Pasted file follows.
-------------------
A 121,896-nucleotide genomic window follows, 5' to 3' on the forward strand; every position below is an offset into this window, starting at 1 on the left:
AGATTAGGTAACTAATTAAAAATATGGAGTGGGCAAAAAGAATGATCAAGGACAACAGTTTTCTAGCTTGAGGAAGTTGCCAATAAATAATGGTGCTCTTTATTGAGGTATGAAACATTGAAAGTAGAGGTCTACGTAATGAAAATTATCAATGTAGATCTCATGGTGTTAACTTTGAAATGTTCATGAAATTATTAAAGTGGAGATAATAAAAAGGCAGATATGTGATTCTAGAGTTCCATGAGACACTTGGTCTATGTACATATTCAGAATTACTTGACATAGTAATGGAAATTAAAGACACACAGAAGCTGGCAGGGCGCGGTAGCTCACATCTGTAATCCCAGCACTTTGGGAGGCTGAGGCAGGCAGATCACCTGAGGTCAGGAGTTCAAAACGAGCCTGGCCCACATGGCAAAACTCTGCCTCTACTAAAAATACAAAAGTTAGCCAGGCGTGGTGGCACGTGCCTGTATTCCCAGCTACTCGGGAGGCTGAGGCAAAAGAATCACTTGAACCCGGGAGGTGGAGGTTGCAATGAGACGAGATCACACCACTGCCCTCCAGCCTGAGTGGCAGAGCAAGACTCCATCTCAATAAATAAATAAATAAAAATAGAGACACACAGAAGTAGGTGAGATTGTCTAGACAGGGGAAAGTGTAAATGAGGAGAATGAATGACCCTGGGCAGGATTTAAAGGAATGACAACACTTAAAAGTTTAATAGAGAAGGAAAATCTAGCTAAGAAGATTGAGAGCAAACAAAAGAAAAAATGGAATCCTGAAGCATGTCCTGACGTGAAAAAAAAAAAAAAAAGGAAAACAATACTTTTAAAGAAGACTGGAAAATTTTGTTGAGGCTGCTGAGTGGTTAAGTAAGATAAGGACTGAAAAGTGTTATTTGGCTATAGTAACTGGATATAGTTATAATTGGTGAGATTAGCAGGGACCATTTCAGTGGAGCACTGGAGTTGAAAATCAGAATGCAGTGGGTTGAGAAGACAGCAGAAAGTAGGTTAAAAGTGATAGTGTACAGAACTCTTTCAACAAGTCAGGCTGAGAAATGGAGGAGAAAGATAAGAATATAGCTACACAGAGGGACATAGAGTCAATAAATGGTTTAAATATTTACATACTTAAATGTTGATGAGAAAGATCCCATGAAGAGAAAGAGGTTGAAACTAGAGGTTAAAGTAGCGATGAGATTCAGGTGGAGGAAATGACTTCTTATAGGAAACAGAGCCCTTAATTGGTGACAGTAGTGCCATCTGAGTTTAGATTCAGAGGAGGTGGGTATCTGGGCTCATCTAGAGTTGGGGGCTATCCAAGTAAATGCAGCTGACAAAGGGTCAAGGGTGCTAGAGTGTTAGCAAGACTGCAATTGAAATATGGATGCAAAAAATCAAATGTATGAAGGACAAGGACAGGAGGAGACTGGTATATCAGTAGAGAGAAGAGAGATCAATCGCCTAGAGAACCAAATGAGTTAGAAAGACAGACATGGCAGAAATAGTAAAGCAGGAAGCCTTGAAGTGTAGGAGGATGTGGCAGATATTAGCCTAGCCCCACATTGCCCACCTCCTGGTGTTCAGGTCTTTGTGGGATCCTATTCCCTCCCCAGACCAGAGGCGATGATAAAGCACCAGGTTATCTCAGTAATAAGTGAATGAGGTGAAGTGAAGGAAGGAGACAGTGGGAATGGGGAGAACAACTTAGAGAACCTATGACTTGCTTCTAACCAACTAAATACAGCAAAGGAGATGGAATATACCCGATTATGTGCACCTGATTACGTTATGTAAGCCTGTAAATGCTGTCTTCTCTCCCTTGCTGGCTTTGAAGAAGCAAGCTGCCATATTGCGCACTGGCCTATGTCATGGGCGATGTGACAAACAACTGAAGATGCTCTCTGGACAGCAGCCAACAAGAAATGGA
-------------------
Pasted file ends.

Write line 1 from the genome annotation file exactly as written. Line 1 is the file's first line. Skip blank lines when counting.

A 121,896-nucleotide genomic window follows, 5' to 3' on the forward strand; every position below is an offset into this window, starting at 1 on the left: